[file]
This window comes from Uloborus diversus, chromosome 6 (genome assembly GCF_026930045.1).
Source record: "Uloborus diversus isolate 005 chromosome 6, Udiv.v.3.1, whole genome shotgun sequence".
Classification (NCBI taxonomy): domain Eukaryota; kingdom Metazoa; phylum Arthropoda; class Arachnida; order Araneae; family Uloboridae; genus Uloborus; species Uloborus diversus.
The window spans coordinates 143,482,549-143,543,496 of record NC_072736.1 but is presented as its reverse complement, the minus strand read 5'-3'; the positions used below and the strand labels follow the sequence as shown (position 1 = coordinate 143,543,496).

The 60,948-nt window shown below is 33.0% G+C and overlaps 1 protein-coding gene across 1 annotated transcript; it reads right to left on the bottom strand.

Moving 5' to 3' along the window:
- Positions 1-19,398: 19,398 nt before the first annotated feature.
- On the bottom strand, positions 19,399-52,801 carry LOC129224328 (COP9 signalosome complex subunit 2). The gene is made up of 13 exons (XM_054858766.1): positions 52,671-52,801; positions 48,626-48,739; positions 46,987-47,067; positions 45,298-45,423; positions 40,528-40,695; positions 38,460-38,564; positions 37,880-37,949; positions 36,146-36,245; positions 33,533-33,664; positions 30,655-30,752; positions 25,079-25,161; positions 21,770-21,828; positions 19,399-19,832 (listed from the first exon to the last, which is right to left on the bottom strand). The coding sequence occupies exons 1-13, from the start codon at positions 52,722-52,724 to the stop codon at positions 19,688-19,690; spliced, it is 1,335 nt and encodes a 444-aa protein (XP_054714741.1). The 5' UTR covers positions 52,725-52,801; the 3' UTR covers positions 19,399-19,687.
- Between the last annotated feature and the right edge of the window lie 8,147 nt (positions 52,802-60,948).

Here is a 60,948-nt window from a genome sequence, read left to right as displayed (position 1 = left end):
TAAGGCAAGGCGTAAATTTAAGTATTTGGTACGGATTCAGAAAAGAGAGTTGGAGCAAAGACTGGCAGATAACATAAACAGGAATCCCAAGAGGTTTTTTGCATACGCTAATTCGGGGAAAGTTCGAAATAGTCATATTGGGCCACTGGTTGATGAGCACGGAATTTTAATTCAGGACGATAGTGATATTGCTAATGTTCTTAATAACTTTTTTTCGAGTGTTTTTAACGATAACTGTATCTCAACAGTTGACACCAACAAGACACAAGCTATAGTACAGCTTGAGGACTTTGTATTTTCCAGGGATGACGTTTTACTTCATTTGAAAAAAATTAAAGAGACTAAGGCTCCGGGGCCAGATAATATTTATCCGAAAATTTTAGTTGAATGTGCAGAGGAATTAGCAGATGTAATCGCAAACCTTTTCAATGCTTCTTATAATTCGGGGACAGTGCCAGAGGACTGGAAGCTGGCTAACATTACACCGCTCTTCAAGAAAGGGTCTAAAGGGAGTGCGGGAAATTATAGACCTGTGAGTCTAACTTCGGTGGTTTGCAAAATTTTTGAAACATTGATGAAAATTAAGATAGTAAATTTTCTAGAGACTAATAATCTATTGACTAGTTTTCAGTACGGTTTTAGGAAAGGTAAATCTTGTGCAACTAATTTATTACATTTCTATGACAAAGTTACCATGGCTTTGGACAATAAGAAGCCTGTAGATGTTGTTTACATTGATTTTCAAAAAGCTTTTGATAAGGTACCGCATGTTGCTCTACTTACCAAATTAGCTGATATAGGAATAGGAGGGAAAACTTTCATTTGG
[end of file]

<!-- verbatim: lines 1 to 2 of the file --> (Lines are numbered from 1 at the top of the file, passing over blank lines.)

This window comes from Uloborus diversus, chromosome 6 (genome assembly GCF_026930045.1).
Source record: "Uloborus diversus isolate 005 chromosome 6, Udiv.v.3.1, whole genome shotgun sequence".